BMA sees hope for rebuild of general practice
Author: Louise Prime
Increasing numbers of GPs believe that general practice is finally turning a corner and there is light ahead for the profession, according to the British Medical Association (BMA). It welcomed recent wins for GPs on both indemnity and contract changes in England, but insisted that no practice should feel pressured or bullied into joining an integrated care partnership.
BMA GP Committee chair Dr Richard Vautrey told delegates yesterday at the conference of local medical committees in Belfast that he has seen hope among GPs that “we can rebuild general practice”. But he said the additional £20bn for the NHS, and “an NHS first of preferentially investing in primary medical services” – although long overdue and welcome – is “nowhere near enough to repair the damage done by a decade of austerity”. He called for greater investment in people and in information technology in practices; for local services to be built up and supported; for increasing emphasis on self-care and less on getting doctors’ notes; and he warned that “the spectre of the integrated care provider contract” could disempower and destabilise practices.
Dr Vautrey argued that it “beggars belief” that clinical commissioning groups and NHS England have allowed GP at Hand to expand even before their own commissioned report has been published. He noted: “As GPs we want to build services in the communities we work in and serve. We don’t want them undermined by ‘here today and who knows where tomorrow’ digital services,” and he warned that greater investment in IT for practices is essential, with the deployment of broadband and IT infrastructure upgrades as soon as possible.
He urged the government to join GPs in managing demand and tackling overmedicalisation, empowering more people to self-care rather than promising that patients can be seen more quickly by already overstretched GPs. He said: “If they really wanted to free up appointments they could stop anyone and everyone [from] telling people to ‘just get a note from your doctor’. And to make a real difference to our workload, governments could set an example by trusting people more and scrap the current antiquated, costly and completely unnecessary system of fit notes. It really is time employers and government stopped passing the buck to GPs and that we all empowered our patients and stopped treating them like children.”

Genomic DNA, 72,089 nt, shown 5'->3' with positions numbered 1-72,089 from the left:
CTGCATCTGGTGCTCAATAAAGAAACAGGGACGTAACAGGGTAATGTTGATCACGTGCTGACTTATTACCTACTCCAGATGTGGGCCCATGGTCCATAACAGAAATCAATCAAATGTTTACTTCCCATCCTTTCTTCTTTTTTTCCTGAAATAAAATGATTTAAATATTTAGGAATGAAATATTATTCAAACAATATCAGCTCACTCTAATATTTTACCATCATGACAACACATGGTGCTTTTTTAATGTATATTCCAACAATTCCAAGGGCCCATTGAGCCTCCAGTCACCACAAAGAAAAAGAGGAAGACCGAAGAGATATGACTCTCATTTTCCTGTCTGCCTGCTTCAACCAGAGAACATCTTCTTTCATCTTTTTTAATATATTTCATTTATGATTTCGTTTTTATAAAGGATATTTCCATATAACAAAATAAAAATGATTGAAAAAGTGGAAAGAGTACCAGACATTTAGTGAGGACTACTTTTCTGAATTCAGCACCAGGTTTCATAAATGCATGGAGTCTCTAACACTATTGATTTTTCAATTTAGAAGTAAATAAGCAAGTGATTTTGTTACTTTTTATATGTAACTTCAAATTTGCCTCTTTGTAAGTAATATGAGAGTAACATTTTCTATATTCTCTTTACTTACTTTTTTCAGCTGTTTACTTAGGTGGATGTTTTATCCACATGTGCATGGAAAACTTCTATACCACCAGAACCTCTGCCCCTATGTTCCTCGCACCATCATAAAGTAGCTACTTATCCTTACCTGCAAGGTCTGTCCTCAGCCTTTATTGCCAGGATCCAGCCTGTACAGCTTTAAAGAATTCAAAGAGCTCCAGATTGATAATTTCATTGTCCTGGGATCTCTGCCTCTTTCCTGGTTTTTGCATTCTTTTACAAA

He noted that for many GPs across the UK, the problems created by practice premises are “still a huge issue, and putting many doctors off becoming GPs in the first place”, which threatens the necessary aim of an expanding multidisciplinary workforce. He welcomed the agreed premises loan scheme in Scotland, and called on the other UK governments to “step up their support for practice premises”.
He went on: “In England we have other potential challenges and can still see the spectre of the integrated care provider (ICP) contract, a contract that rather than empowering practices could disempower them, and that rather than providing stability risks instability with the threat of wholesale private take-over. Let’s be clear, no practice should feel pressured or bullied into joining an ICP. With the development of primary care networks, built on the GMS contract, there is no justification for undermining this and the concept of ICPs should be confined to the history books even before they get off the drawing board.”
Dr Vautrey called for investment not just in practice baselines but also in people – with support from other colleagues such as pharmacists, district nurses, health visitors, palliative care nurses, social workers, drug and alcohol therapists, occupational therapists to “shoulder the workload burden and help GPs focus on what we alone need to do”.
He concluded: “Travelling the country following our contract agreement in England I’ve had a real sense that growing numbers of GPs believe that we are finally turning a corner. There is light ahead of us. The 12 years of austerity we have had to cope with may be behind us, but the damage was severe and it will take many years to recover. But at last there is a sense of hope, a hope that we can rebuild general practice, that we can develop community-based services and that we can once more make being a GP an attractive profession to both join and stay in.”